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Identifying and Classifying Network Security Threats

  • Sample Chapter is provided courtesy of Cisco Press.
  • Date: Jun 26, 2008.


  1. Network Visibility
  2. Telemetry and Anomaly Detection
  3. Intrusion Detection and Intrusion Prevention Systems (IDS/IPS)
  4. Summary

Chapter Description

This chapter presents several best practices and methodologies you can use to successfully and quickly identify and classify security threats and anomalies in the network.

Intrusion Detection and Intrusion Prevention Systems (IDS/IPS)

In Chapter 1, "Overview of Network Security Technologies," you learned the basics about IDS and IPS systems. IDSs are devices that in promiscuous mode detect malicious activity within the network. IPS devices are capable of detecting all these security threats; however, they are also able to drop noncompliant packets inline. Traditionally, IDS systems have provided excellent application layer attack-detection capabilities; however, they were not able to protect against day-zero attacks using valid packets. The problem is that most attacks today use valid packets. On the other hand, now IPS systems such as the Cisco IPS software Version 6.x and later offer anomaly-based capabilities that help you detect such attacks. This is a big advantage, since it makes the IPS devices less dependent on signature updates for protection against DDoS, worms, and any day-zero threats. Just like any other anomaly detection systems, the sensors need to learn what is "normal." In other words, they need to create a baseline of legitimate behavior.

The Importance of Signatures Updates

Traditionally, IPS and IDS systems depend on signatures to operate. Because of this, it is extremely important to tune the IPS/IDS device accordingly and to develop policies and procedures to continuously update the signatures. The Cisco IPS software allows you to automatically download signatures from a management station. Signature updates are posted to Cisco.com almost on a weekly basis. In Chapter 2, you learned about the Cisco Security Center (historically named mySDN or my Self Defending Network). This is an excellent resource to obtain information about the latest IPS signatures and other security intelligence information.

The Cisco IPS Device Manager (IDM) is a web-based configuration utility used to manage individual IPS sensors, Catalyst 6500 IPS modules, and the Advanced Inspection and Prevention Security Services Module (AIP-SSM) for the Cisco ASA. You can configure the IPS device via IDM to automatically obtain and install signatures from an FTP or SCP server.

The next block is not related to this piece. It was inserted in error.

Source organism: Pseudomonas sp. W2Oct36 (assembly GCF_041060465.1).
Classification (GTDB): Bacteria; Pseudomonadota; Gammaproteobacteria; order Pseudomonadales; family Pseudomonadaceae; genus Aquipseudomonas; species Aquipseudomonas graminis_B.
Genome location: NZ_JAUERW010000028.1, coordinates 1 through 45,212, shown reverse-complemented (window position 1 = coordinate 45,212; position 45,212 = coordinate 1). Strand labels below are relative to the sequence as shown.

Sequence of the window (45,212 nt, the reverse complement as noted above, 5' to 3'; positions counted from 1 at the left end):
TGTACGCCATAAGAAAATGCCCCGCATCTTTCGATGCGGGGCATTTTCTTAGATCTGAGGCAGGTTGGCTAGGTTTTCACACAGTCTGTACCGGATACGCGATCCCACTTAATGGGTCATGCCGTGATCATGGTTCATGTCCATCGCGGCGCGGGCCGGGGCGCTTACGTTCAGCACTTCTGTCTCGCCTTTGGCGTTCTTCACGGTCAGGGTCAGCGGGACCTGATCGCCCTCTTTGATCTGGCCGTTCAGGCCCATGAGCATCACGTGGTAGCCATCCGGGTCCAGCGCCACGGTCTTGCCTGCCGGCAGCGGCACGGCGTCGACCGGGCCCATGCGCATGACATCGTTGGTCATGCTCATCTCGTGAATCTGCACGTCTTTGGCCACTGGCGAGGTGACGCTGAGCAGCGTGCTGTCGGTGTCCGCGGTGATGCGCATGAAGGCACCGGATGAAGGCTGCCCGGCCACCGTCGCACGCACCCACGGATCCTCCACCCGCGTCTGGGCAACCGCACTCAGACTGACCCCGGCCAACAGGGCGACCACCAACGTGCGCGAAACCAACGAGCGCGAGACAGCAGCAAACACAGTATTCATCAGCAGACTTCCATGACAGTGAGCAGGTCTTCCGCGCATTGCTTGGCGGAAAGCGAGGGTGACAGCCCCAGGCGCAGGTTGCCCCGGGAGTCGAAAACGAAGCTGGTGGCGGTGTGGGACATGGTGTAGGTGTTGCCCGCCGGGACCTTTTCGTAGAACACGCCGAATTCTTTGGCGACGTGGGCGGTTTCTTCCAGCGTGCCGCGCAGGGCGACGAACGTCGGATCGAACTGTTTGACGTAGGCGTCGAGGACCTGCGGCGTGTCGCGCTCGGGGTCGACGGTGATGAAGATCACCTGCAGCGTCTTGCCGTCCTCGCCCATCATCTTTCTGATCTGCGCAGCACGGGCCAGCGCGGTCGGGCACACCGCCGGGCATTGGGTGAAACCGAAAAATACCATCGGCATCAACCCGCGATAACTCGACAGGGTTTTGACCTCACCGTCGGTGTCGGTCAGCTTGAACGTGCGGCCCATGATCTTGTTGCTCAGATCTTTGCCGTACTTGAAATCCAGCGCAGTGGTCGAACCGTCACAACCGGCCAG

Complete the following steps to configure IDM to automatically download signatures from your FTP or SCP server.

  • Step 1 Log in to IDM with an administrator account and navigate to Configuration > Auto Update.
  • Step 2 Select the Enable Auto Update check box.
  • Step 3 Enter the IP address of the remote server where the signature update or service packs are saved.
  • Step 4 Select either FTP or SCP for your transport mechanism/server type.
  • Step 5 Enter the path to the directory on the remote server where the updates are located in the Directory Path.
  • Step 6 Enter the username and password of the account in your FTP or SCP server.
  • Step 7 You can configure the IPS device to check for updates hourly or on a weekly basis. If you want your IPS device to check for updates hourly, check the Hourly check box. Then enter the time you want the updates to start and the hour interval at which you want the IPS device to contact your remote server for updates. The IPS sensor checks the directory you specified for new files in your server. Only one update is installed per cycle even if there are multiple available files.
  • Step 8 Check the Daily check box if you want the IPS device to automatically check for updates on a daily basis. Then enter the time you want the updates to start and check the days you want the IPS device to check for updates in your SCP or FTP server.
  • Step 9 To save and apply your configuration, click Apply.

The Importance of Tuning

Chapter 1 showed you the important factors to consider when tuning your IPS/IDS devices. Each IPS/IDS device comes with a preset number of signatures enabled. These signatures are suitable in most cases; however, it is important that you tune your IPS/IDS devices when you first deploy them and then tune them again periodically. You could receive numerous false positive events (false alarms), which could cause you to overlook real security incidents. The initial tuning will probably take more time than any subsequent tuning. The initial tuning process is hard to perform manually, especially in large environments where several IPS/IDS devices are deployed and hundreds of events are generated in short periods. This is why it is important to use event correlation systems to alleviate this process and save numerous hours. CS-MARS is used in the following example to perform initial tuning and event analysis.

In this example, several IPS devices are sending their events to a CS-MARS. The administrator completes the following steps to perform initial tuning:

  • Step 1 Log in to the CS-MARS via the web interface.
  • Step 2 Click Query/Reports tab.